Letters 10-12-2015

Replacing Pipeline Is Safe Bet On Sept. 25, Al Monaco, president and CEO of Enbridge, addressed members of the Northern Michigan Chamber Alliance. His message was, “I want to be clear. We wouldn’t be operating this line if we didn’t think it was safe.”

We pretty much have to take him for his word...

Know The Root Of Activism Author and rabbi Harold Kushner has said, “People become activists to overcome their childhood fear of insignificance.” The need to feel important drives them. They endeavor good works not to help the poor or sick or unfortunate but to fill the void in their own empty souls. Their various “causes” are simply a means to an end as they work to assuage their own broken hearts...

Climate’s Cost One of the arguments used to delay action on climate change is that it would be too expensive. Such proponents think leaving environmental problems alone would save us money. This viewpoint ignores the cost of extreme weather events that are related to global warming...

A Special Edition Cuckoo Clock The Republican National Committee should issue a special edition cuckoo clock commemorating the great (and lesser) debates and campaign 2016...

Problems On The Left Contrary to letters in the Oct 5th edition, Julie Racine’s letter is nothing but drivel, a mindless regurgitation of left-wing stuff, nonsense, and talking points. They are a litany of all that is wrong with the left: Never address an issue honestly, avoid all facts, blame instead of solving; and when all else fails, do it all over again...

Thanks, Jack It is so very difficult for the average American to understand the complex issues our country faces in far off places around the globe. (Columnist) Jack Segal’s career and his special ability to explain these issues in plain English in many forums make him a precious asset to all of us in northern Michigan...

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Mid-summer sports roundup

George Foster - July 26th, 2010
Mid-summer sports roundup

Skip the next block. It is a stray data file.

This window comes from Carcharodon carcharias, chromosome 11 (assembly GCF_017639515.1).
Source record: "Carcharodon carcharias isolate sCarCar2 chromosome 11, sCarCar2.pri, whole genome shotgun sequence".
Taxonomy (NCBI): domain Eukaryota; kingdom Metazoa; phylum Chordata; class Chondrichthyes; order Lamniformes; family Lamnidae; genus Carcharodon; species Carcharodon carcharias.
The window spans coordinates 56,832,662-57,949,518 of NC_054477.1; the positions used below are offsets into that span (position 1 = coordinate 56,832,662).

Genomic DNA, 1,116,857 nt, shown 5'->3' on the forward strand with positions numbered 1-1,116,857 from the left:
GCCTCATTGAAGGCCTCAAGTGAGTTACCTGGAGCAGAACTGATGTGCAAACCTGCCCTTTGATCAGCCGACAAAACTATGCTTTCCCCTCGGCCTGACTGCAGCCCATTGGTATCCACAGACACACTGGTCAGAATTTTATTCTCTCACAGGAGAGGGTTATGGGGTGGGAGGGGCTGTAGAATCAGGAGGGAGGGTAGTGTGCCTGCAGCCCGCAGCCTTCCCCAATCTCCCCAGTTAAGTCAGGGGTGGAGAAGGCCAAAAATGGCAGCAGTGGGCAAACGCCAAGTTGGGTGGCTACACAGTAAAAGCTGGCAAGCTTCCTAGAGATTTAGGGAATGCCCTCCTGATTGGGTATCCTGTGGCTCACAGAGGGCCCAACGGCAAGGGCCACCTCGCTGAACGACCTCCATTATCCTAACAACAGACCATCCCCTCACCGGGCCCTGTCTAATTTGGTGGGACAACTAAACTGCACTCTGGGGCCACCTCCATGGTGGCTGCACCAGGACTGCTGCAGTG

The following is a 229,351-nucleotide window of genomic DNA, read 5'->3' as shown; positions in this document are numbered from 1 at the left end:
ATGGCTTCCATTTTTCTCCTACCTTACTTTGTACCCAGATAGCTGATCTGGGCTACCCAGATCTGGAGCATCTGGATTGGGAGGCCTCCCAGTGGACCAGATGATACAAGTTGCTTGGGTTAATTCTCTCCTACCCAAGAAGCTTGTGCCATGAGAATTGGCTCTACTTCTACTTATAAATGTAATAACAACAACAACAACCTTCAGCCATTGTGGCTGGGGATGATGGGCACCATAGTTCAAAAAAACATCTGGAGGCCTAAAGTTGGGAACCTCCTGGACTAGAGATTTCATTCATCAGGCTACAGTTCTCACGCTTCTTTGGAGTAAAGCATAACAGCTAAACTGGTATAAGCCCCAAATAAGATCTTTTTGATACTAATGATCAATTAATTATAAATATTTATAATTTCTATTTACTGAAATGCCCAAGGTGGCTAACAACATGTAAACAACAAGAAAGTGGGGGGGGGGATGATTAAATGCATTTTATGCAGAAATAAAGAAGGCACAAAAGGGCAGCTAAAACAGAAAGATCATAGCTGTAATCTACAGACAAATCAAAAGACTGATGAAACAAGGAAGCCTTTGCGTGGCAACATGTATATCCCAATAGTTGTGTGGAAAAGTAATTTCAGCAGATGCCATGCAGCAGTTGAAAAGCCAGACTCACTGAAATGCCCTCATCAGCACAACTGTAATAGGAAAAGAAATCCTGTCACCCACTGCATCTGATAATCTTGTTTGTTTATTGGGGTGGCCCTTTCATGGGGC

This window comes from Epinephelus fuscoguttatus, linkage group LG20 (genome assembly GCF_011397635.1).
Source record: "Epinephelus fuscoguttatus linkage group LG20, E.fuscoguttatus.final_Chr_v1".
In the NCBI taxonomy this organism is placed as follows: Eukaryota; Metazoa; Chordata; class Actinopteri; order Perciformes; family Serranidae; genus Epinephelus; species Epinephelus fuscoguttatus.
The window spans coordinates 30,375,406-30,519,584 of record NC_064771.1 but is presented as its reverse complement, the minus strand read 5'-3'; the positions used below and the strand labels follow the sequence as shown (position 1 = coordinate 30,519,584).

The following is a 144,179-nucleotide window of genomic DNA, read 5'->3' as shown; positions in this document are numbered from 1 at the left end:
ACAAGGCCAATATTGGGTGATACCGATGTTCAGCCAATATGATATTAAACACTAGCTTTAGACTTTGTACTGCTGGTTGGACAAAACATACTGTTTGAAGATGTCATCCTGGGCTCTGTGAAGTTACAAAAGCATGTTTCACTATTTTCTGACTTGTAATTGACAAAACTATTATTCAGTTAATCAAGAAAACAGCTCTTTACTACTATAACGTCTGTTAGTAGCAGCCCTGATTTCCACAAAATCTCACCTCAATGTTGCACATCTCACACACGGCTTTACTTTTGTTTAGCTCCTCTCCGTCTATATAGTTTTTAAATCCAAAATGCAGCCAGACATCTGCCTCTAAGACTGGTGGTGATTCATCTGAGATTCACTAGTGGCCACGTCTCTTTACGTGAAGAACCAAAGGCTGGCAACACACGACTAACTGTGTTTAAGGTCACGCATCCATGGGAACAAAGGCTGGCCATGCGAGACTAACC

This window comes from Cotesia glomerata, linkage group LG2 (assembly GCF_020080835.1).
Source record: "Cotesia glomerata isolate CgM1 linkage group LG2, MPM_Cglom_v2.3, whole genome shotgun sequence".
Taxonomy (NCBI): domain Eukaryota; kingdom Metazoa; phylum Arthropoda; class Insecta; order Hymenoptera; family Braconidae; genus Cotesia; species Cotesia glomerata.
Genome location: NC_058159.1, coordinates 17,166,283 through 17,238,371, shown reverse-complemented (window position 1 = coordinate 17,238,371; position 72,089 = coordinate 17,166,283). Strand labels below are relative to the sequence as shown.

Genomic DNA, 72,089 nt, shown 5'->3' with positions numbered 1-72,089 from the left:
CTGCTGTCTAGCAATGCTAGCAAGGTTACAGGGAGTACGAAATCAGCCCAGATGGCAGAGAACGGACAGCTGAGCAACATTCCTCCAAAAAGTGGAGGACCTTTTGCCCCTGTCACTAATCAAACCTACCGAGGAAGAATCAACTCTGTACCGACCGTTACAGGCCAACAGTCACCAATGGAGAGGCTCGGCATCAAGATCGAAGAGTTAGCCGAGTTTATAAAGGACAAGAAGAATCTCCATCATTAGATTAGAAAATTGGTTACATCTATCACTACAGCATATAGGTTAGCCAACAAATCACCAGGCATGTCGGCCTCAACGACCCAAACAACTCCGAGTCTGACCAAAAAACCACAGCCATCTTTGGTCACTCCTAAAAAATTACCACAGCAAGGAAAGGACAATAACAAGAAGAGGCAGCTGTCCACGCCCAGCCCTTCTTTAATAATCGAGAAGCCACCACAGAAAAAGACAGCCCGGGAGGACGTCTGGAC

Say good-bye to international soccer... again. We will check-in after
another four years, just before the next World Cup. Rats! Many of us
were so-hoping this would be the year Americans caught on to the sport
that the rest of the planet lives for every day.
Soccer has completely disappeared from the U.S. radar since the last
vuvuzela hummed during the Spanish win in the final a few weeks ago.
The U.S. team’s elimination from Cup play two tournaments in a row by
tiny Ghana may explain why the sport isn’t more popular here. We
Americans just aren’t crazy about games in which we can’t pummel the
rest of the world.
Interest in the Detroit Tigers has evaporated recently, almost as much
as the US Soccer team. When the team crash landed after the All-Star
break with a seven-game losing streak, we have already begun thinking
about football season. Like many predicted before the season, this
seems to be an average baseball team, at best.
Next year’s results will determine whether Dave Dombrowski deserves to
continue as general manager of the Detroit organization. As the
salaries of several over-paid players come off the books and many
promising youngsters get their rookie years behind them, the Tigers
should be retooled and much improved in 2011.
Don’t give up on the Detroit Pistons just yet. While this basketball
team is in a major transitional period, the potential is there to
contend in the Eastern Conference very soon. Like other NBA teams, GM
Joe Dumars has been waiting for the elite free agents like LaBron
James and Dwyane Wade to make their team decisions (what a fiasco that
was) before Detroit finalizes its 2010-2011 roster.
Last year’s poor record was not an accurate gauge of the talent on
this team. Massive amounts of games missed due to injuries and lack of
big men to pound the boards doomed the Pistons in most games. The
drafting of 6’11” Greg Monroe will help immediately and expect Richard
Hamilton and/or Tayshaun Prince to be traded for more inside beef.
Detroit will have a better record this season and expect a breakout
year from Rodney Stuckey.
The Detroit Lions must improve significantly this season or risk
rebuilding still again and becoming the laughingstock of football for
another 10 years. Many new pieces have been put in place. Drafted
number two overall, Ndamukong Suh (no one in sports ever needed a
nickname more) is expected to be a force on defense, beginning on day
one. The offense has also put more scoring threats in place to
complement Calvin Johnson.
The key to the Lions’ chances this season, though, is on the shoulders
of one guy, quarterback Mathew Stafford. The second-year signal-caller
showed flashes of greatness as a rookie last year at a position filled
with mediocrity in Detroit since the infamous trade of QB Bobby Layne
over 50 years ago.
It is no wonder that the team has only won one playoff game since the
1957 championship. Until now, the Lions have not had a decent
quarterback since then. If Mathew Stafford stays healthy in 2010...
well, we better see if the Bobby Layne jinx is finally over before we
make any rash predictions here.

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